The Eucharist is the source and summit of the Christian life. Through it we come to share and become a part of the body of Christ Himself – which makes it a foretaste of the eternal life we hope for. But for those who are not Catholic, many aspects of Holy Communion can be puzzling. The teachings of who can receive Communion and who should not, the practices of fasting before Communion, and bowing before receiving Communion can seem arbitrary and superfluous.
Even some Catholics may not understand why we have these ‘rules’ for receiving the Eucharist. Recently, a listener called in to The Patrick Madrid Show because her daughter, who was raised Catholic, asked her why we have all these rules for receiving Communion when it wasn’t like this at the time of the apostles. Patrick responded:
“That’s a good question. And I would say the answer is that the Church, in her wisdom, over time has recognized that there are certain things that would be good to do to enhance the experience of receiving Holy Communion.
Now, we do see some rules laid down even during the time of the apostles. You can see this with St. Paul, if you look at 1 Corinthians chapter 11. You can look at the latter half of the chapter and you’ll see that St. Paul has two very specific rules: to not receive Holy Communion if you are in the state of mortal sin, and the other is that if you do not recognize (or discern) the body then do not receive Holy Communion because you eat and drink damnation unto yourself.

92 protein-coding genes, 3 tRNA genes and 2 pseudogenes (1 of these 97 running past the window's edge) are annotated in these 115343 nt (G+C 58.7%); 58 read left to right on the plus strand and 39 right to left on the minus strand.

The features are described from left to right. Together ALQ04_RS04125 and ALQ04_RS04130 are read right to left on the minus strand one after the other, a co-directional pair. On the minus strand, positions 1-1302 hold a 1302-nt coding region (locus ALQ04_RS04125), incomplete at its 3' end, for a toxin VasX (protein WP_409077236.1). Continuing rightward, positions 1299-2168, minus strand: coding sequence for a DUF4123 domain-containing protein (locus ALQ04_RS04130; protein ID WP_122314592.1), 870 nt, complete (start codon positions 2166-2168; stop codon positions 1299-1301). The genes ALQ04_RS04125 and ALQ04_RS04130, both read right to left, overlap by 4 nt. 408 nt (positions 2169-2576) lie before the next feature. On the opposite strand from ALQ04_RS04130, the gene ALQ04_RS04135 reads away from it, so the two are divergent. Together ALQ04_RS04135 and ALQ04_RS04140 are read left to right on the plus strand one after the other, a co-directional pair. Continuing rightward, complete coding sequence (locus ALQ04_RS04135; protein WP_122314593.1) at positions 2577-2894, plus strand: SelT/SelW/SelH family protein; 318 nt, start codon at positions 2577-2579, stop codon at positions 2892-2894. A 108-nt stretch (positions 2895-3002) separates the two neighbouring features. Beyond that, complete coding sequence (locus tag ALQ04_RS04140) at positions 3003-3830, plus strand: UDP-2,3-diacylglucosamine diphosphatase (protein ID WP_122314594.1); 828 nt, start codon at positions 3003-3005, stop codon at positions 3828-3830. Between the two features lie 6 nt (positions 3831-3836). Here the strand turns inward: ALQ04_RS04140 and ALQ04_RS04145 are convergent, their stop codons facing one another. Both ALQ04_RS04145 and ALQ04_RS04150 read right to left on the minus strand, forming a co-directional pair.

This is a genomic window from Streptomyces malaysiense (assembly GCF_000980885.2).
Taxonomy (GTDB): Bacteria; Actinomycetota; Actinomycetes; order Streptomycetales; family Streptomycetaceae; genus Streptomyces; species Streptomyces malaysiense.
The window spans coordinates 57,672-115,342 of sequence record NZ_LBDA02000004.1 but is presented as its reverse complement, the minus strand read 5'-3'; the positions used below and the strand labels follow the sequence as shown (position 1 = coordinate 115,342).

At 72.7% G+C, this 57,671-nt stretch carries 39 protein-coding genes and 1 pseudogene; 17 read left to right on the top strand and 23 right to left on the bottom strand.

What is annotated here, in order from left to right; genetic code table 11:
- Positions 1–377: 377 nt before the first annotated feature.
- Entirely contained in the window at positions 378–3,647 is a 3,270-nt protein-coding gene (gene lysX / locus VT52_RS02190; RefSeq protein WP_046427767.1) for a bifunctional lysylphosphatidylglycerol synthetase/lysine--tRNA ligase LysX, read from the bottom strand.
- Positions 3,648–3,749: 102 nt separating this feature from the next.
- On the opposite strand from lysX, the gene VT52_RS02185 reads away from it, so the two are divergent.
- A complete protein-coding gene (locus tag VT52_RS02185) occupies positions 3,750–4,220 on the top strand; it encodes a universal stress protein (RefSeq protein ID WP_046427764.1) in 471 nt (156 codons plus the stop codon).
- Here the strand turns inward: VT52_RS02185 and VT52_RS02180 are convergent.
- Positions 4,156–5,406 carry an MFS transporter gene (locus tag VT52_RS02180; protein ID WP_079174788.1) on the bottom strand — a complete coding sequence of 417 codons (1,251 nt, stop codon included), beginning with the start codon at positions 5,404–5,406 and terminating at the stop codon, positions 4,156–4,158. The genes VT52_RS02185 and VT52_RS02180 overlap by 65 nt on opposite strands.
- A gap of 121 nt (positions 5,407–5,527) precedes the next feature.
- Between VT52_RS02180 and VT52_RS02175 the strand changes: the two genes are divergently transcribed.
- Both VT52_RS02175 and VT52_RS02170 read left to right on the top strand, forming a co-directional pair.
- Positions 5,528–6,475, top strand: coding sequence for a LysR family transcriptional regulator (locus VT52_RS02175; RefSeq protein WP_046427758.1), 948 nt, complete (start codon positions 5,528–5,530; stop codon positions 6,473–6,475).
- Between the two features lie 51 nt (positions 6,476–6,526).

The point is, these are really serious rules about when to and when not to receive Holy Communion. So there we see, even during the time of the apostles, there were rules surrounding the reception of Holy Eucharist. And then as time went on, in an organic sort of development, the Church recognized that there were other customs that are appropriate and necessary.
One of them was to prepare ourselves spiritually in Holy Communion, and one way to do that is to fast. And somebody might say, why? Well, look at Jesus. He went out into the desert before He began His public ministry and He fasted for 40 days.
I mean, I have a hard time getting through one day of fasting, and I don’t even know if what I do is fasting in the fullest sense of what Jesus did. But nonetheless, He who didn’t need to fast at all prepared Himself, steeled Himself by fasting before He began His public ministry. So, you and I can do a little bit of fasting before receiving our Lord under the appearance of bread and wine in Holy Communion.
It’s those kinds of customs that are designed to enhance, to make it better. It’s sort of in the same way we have these ‘rules’ that the bride wears a white wedding gown, and she carries flowers, and there is beautiful organ music. Those are all customs that are designed to enhance the experience of getting married.
If you want to look at them as rules, I guess you could say that, but they’re not really rules for the sake of rules. They are customs that are designed to make things better, to heighten the experience and make it even more than it would otherwise be.
Maybe if she started to look at it from that perspective, she would start to recognize why the Church does these things.”
Listen to the full conversation below: